Factories of Memory

Factories of Memory

Cinematic Representations of the 12 September Military Coup

eBook - 2014
Rate this:
12 September 1980, the third successful military coup in the history of Turkey has had a debilitating impact on the social, political and cultural life of the country. This study examines the representations of the 12 September coup through the lens of film as memory. Based on the content analysis of the two films, Beynelmilel (2006) and Bu Son Olsun (2012), and their reception, this study examines the representations of the 12 September military coup by means of the concepts of cultural memory, communicative and material memory (memory of objects), and construes whether the reconstruction of this particular past event is challenged by the abovementioned cinematic products as a way to impinge upon the collective memories of this seminal event in Turkey.   Auszug aus dem Text Text Sample: History vs Memory: The Past Present and the Present Past: Questions, discussions and ambiguities in relation to the concepts of history and memory constitute the subject matter of this section as there is a need to distinguish between or rather clarify the ambiguities of both concepts. What is that differentiates collective memory from history? The difference between the two is not so much about their content but their perspectives: memory's first person character distinguishes it from historical analogue. If the goal of history is that it is written in third person, memory is always written in the first person. Halbwachs defines history as a collection of most notable facts in the memory of man. He offered a polarization of memory and history based on two different dichotomies, one of which being 'history as dead' and the other 'memory as living'. In addition, collective memory is distinguished from history in two aspects, the first of which is its continuous and live character (it only retains from the past what still lives or is capable of living in the
consciousness of the groups keeping the memory alive). Pierre Nora seems to confirm Halbwachs' opinion that history is dead whilst memory is alive. He contends that history and memory are opposed terms in perceiving the past and points out that memory is embodied in living societies. According to Pierre Nora, memory clings to places as history to events. Memory is rooted in the concrete: in space, gesture, image and object. We do not possess any organic relationship to history. It is for this reason that it is considered 'dead'. As seen, both history and memory are seen as media for reconstructing the past. History is constituted and reconstructed in the present. History was defined as dead whereas memory as living. This holds true for both concepts however, I am of the opinion that both history and memory draw on one another and it is exactly for this reason that history is reconstructed and interpreted in different manners and modes in the present. An understanding of the same event in the 17th century and 19th century is quite different as both memories and mnemonic practices changed the nature of remembering that particular past. Therefore, history is reconstructed by means of the present. The past and the present have an interactive character. In retrospective to the ideas of Erll regarding memory and history as different modes of remembering, it is fair to refer to history as a mode of remembering distinct from memory however, it does include or incorporate memory into its reconstruction of the past. In the same vein, Le Goff argues that memory is the raw material of history. Whether mental, oral or written, it is the living source from which historians draw. History is nourished by memory in return, and enters into the great dialectical process of memory and forgetting experienced by individuals. On the other hand, the recognition that the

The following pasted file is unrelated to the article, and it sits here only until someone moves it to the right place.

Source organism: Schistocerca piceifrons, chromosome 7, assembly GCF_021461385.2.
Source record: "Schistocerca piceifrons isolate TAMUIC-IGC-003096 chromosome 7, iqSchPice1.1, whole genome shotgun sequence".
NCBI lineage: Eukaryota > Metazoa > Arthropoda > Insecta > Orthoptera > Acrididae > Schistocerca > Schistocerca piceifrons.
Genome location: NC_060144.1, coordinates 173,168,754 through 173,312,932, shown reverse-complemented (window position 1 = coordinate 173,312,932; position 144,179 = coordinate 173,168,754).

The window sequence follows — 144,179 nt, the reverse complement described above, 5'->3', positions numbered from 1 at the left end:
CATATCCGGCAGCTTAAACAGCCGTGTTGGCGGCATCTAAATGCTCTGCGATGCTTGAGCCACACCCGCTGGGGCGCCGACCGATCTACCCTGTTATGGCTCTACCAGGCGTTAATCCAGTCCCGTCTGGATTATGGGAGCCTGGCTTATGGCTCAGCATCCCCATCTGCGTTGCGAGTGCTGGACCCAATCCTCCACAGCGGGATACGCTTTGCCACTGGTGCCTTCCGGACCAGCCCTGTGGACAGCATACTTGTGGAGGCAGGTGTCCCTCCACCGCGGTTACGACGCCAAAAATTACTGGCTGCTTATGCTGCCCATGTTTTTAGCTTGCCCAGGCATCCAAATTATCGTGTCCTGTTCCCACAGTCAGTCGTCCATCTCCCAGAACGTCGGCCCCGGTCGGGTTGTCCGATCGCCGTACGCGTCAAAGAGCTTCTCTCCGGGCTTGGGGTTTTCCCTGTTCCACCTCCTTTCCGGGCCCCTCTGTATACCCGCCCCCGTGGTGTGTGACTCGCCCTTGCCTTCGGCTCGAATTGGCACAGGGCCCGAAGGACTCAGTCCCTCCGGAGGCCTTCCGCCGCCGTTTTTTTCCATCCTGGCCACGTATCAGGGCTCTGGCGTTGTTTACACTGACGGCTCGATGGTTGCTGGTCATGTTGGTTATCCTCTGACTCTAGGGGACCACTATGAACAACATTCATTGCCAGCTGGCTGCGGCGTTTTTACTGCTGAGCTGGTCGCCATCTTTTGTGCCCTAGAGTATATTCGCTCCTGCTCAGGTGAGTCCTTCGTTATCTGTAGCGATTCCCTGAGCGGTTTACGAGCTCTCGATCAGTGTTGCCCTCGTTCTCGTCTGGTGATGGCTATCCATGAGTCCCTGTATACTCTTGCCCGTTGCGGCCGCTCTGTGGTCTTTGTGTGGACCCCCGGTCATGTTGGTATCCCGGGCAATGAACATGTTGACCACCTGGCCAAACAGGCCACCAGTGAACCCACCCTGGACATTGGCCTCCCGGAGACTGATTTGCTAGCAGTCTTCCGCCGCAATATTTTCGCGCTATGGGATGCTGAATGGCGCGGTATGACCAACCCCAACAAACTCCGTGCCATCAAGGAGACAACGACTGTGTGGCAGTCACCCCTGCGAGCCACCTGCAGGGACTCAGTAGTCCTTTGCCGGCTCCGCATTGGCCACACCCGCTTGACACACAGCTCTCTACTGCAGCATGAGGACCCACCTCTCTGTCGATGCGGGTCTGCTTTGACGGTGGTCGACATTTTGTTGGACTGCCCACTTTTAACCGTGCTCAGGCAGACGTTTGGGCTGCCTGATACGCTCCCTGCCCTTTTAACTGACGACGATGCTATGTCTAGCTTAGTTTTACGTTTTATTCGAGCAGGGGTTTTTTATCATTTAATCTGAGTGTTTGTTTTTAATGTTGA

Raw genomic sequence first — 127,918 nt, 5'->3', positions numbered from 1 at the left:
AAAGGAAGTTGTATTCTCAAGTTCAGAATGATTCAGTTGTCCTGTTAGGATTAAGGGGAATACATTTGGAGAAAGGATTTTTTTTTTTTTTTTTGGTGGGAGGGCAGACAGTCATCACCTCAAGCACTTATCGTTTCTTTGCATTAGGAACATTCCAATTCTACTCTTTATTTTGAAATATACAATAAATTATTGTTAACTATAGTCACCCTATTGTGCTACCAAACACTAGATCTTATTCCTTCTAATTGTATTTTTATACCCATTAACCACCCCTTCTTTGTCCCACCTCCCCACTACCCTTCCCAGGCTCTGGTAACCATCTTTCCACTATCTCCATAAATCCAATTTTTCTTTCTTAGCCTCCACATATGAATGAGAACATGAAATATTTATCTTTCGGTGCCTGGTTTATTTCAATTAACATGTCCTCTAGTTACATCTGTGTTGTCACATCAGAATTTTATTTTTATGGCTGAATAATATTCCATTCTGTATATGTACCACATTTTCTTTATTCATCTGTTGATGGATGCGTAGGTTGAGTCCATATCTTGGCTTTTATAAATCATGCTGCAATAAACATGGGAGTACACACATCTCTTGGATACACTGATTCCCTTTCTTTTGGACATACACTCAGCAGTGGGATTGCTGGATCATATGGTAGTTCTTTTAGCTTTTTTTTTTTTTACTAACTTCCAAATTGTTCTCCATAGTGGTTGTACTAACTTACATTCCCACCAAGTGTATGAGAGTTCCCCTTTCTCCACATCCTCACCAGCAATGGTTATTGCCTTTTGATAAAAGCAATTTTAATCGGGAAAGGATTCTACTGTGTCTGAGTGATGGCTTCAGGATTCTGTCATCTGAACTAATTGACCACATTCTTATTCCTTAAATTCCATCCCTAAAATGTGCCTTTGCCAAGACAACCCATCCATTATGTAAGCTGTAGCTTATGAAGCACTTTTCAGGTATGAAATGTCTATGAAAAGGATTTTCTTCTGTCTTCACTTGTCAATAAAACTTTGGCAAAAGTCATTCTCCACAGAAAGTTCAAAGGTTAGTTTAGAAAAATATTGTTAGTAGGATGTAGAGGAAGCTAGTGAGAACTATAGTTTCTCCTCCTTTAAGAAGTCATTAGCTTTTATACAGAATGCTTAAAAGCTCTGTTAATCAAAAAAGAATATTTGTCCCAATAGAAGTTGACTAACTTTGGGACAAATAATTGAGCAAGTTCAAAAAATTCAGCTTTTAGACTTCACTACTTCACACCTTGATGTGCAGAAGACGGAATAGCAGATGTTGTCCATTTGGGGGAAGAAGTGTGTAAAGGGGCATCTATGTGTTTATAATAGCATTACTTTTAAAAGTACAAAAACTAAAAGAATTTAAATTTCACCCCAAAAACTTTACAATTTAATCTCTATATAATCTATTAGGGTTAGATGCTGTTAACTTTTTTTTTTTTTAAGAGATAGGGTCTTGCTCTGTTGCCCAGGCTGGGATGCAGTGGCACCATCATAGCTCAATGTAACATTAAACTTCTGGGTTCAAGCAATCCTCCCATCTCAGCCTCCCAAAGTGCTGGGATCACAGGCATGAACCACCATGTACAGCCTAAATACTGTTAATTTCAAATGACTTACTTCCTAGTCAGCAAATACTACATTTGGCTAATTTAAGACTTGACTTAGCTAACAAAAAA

same past is perceived changes in different periods and that the historian is subject to the time in which he lives, has led to either scepticism regarding the possibility of knowing the past, or to an effort to eliminate any reference at all to the present. In reality, the interest of the past is that it illuminates the present. As complemented by memory, historical scholarhip does not only draw on memory for oral testimony and experience but also for criteria of meaning and relevance. Memory is distinguished from history in that it underlines the differences, exists in the plural; is linked to the identity of an individual (a group or institution); bridges the past, present and future; highly selective and deploys forgetting.   Biographische Informationen Ozan Tekin is a recent graduate of the MA programme in European studies with a humanist profile at Lund University. His research interests encompass the representations of the 12 September military coup in Turkey's cinema as well as the relation between history and memory.
Publisher: Hamburg : Diplomica Verlag, 2014
Edition: 1st ed
Copyright Date: ©2014
ISBN: 9783954895793
Branch Call Number: Electronic book
Characteristics: 1 online resource (57 pages)
Additional Contributors: ProQuest (Firm)


From the critics

Community Activity


Add a Comment

There are no comments for this title yet.


Add Age Suitability

There are no ages for this title yet.


Add a Summary

There are no summaries for this title yet.


Add Notices

There are no notices for this title yet.


Add a Quote

There are no quotes for this title yet.

Explore Further


Subject Headings


Find it at MCL

To Top